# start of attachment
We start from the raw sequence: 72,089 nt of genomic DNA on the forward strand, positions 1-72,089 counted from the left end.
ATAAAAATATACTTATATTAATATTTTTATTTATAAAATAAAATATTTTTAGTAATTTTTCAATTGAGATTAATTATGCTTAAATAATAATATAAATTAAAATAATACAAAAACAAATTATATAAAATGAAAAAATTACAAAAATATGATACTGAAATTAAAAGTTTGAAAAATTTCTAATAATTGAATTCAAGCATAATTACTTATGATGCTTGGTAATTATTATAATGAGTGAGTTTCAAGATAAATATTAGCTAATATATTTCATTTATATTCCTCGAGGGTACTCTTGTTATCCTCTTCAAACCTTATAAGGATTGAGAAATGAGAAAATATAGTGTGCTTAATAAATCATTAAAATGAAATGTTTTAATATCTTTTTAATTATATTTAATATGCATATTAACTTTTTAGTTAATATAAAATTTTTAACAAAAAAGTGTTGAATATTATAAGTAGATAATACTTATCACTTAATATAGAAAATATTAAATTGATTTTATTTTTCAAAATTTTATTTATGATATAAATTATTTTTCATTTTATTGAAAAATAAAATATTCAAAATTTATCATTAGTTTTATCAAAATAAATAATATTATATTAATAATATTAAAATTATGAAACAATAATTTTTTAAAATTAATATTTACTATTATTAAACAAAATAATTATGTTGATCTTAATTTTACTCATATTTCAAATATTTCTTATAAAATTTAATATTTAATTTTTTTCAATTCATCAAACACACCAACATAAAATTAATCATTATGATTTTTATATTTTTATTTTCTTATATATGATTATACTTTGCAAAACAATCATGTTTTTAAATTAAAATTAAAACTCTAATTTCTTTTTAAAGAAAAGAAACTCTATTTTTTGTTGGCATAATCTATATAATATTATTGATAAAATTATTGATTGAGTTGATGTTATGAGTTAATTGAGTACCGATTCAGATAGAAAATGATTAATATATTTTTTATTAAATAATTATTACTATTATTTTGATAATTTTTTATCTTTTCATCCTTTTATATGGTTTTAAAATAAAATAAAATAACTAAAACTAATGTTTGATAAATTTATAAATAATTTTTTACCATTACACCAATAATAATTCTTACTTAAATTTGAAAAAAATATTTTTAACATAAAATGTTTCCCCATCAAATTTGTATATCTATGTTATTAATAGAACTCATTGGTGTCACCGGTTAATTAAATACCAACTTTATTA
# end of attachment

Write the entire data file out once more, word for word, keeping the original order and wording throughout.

We start from the raw sequence: 72,089 nt of genomic DNA on the forward strand, positions 1-72,089 counted from the left end.
ATAAAAATATACTTATATTAATATTTTTATTTATAAAATAAAATATTTTTAGTAATTTTTCAATTGAGATTAATTATGCTTAAATAATAATATAAATTAAAATAATACAAAAACAAATTATATAAAATGAAAAAATTACAAAAATATGATACTGAAATTAAAAGTTTGAAAAATTTCTAATAATTGAATTCAAGCATAATTACTTATGATGCTTGGTAATTATTATAATGAGTGAGTTTCAAGATAAATATTAGCTAATATATTTCATTTATATTCCTCGAGGGTACTCTTGTTATCCTCTTCAAACCTTATAAGGATTGAGAAATGAGAAAATATAGTGTGCTTAATAAATCATTAAAATGAAATGTTTTAATATCTTTTTAATTATATTTAATATGCATATTAACTTTTTAGTTAATATAAAATTTTTAACAAAAAAGTGTTGAATATTATAAGTAGATAATACTTATCACTTAATATAGAAAATATTAAATTGATTTTATTTTTCAAAATTTTATTTATGATATAAATTATTTTTCATTTTATTGAAAAATAAAATATTCAAAATTTATCATTAGTTTTATCAAAATAAATAATATTATATTAATAATATTAAAATTATGAAACAATAATTTTTTAAAATTAATATTTACTATTATTAAACAAAATAATTATGTTGATCTTAATTTTACTCATATTTCAAATATTTCTTATAAAATTTAATATTTAATTTTTTTCAATTCATCAAACACACCAACATAAAATTAATCATTATGATTTTTATATTTTTATTTTCTTATATATGATTATACTTTGCAAAACAATCATGTTTTTAAATTAAAATTAAAACTCTAATTTCTTTTTAAAGAAAAGAAACTCTATTTTTTGTTGGCATAATCTATATAATATTATTGATAAAATTATTGATTGAGTTGATGTTATGAGTTAATTGAGTACCGATTCAGATAGAAAATGATTAATATATTTTTTATTAAATAATTATTACTATTATTTTGATAATTTTTTATCTTTTCATCCTTTTATATGGTTTTAAAATAAAATAAAATAACTAAAACTAATGTTTGATAAATTTATAAATAATTTTTTACCATTACACCAATAATAATTCTTACTTAAATTTGAAAAAAATATTTTTAACATAAAATGTTTCCCCATCAAATTTGTATATCTATGTTATTAATAGAACTCATTGGTGTCACCGGTTAATTAAATACCAACTTTATTA